is closely related to testability in the sense of Voas et al.
[6]. If a statement in the subject program has low
testability, then any fault associated with that statement
might be expected to have small semantic size and any
statement containing a fault with large semantic size
could be exp ected to exhibit high testability.
To explore this connection between semantic size and
testability further, consid er the prop agation, in fection an d
execution (PIE) model that provides the basis for test-
ability estimation. According to the PIE model, the
probability of failure unde r a particular inp ut distribu tion,
is a combination of the individual probabilities: 1) that
the fault is executed (E = executio n); 2) that execution of
the fault causes corruption of the data state (I = infection );
and 3) that the faulty data state propagates to the output
(P = propagation) [14].
Referring to Figure 2, where, as before, D represents
the entire input domain of the subject program, there will
be some subset E of D such that all test values in E cause
the fault to be executed. Amongst those input values that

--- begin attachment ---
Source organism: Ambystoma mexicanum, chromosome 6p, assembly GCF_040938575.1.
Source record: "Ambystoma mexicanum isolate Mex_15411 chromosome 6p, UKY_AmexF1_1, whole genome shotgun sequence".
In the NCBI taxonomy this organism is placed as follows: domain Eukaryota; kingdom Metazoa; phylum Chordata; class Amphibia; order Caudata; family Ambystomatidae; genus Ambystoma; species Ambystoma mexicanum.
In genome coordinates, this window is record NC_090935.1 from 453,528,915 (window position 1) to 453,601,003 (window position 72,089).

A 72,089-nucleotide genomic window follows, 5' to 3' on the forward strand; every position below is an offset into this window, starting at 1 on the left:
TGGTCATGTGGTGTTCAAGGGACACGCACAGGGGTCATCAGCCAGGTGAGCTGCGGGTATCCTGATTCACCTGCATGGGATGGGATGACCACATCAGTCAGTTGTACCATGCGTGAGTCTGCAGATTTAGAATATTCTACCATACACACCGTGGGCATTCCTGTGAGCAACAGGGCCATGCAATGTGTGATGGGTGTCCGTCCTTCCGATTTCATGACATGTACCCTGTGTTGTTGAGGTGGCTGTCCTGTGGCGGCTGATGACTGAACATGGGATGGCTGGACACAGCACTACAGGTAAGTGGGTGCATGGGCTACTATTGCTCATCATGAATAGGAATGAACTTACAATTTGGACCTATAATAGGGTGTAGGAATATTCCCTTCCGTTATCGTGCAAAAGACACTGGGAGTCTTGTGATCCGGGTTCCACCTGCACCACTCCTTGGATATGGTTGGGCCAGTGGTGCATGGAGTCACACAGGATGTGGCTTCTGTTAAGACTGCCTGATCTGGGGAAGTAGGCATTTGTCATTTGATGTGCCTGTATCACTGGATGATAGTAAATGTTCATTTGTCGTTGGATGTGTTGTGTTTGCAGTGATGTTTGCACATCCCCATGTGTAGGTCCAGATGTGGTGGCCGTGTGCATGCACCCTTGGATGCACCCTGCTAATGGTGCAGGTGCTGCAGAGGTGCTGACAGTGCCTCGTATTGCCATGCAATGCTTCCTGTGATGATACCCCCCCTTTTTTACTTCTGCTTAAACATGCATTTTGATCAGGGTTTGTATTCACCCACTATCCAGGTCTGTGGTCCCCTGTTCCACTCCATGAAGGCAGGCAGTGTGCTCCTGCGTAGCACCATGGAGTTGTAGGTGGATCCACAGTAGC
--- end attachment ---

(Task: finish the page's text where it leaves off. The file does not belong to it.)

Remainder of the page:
cause fault execution, some will result in data state
infection, as represented by the region I. Finally amongst
those input values that cause data state infection, some
will propagate the faulty state to the output, as repre-
sented by the region P.
In practice Voas [9] suggests estimating testab ility at a
location by separate estimation processes for the three
individual components of the model. These processes are
presented in Sect i on 6.
An alternative testability estimation procedure could
be based on considering versions of the chosen program
with location L mutated. The mutation change, provided
it does not generate an equivalent mutant, can be
regarded as a seeded fault that has a semantic size in the